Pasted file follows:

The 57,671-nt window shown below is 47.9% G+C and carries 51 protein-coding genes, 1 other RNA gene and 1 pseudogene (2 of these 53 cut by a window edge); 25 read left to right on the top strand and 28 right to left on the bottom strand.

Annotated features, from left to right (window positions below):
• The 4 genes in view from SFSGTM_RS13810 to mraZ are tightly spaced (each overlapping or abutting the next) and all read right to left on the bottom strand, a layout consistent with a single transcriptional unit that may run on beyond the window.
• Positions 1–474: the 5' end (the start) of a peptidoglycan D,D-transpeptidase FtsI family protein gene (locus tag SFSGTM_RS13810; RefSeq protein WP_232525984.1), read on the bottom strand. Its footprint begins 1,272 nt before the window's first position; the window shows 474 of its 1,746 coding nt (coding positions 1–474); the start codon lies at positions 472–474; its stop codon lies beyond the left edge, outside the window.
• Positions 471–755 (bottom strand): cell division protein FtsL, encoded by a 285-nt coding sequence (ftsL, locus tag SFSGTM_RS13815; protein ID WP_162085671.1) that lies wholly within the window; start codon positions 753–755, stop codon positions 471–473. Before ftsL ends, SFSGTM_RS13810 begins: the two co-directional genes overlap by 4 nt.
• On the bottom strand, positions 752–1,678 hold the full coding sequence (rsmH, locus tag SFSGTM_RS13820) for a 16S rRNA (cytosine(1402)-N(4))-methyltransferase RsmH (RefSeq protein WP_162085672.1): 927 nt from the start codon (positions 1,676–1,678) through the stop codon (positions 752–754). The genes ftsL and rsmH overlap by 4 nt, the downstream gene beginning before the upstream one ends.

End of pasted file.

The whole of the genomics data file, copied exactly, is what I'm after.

The 57,671-nt window shown below is 47.9% G+C and carries 51 protein-coding genes, 1 other RNA gene and 1 pseudogene (2 of these 53 cut by a window edge); 25 read left to right on the top strand and 28 right to left on the bottom strand.

Annotated features, from left to right (window positions below):
• The 4 genes in view from SFSGTM_RS13810 to mraZ are tightly spaced (each overlapping or abutting the next) and all read right to left on the bottom strand, a layout consistent with a single transcriptional unit that may run on beyond the window.
• Positions 1–474: the 5' end (the start) of a peptidoglycan D,D-transpeptidase FtsI family protein gene (locus tag SFSGTM_RS13810; RefSeq protein WP_232525984.1), read on the bottom strand. Its footprint begins 1,272 nt before the window's first position; the window shows 474 of its 1,746 coding nt (coding positions 1–474); the start codon lies at positions 472–474; its stop codon lies beyond the left edge, outside the window.
• Positions 471–755 (bottom strand): cell division protein FtsL, encoded by a 285-nt coding sequence (ftsL, locus tag SFSGTM_RS13815; protein ID WP_162085671.1) that lies wholly within the window; start codon positions 753–755, stop codon positions 471–473. Before ftsL ends, SFSGTM_RS13810 begins: the two co-directional genes overlap by 4 nt.
• On the bottom strand, positions 752–1,678 hold the full coding sequence (rsmH, locus tag SFSGTM_RS13820) for a 16S rRNA (cytosine(1402)-N(4))-methyltransferase RsmH (RefSeq protein WP_162085672.1): 927 nt from the start codon (positions 1,676–1,678) through the stop codon (positions 752–754). The genes ftsL and rsmH overlap by 4 nt, the downstream gene beginning before the upstream one ends.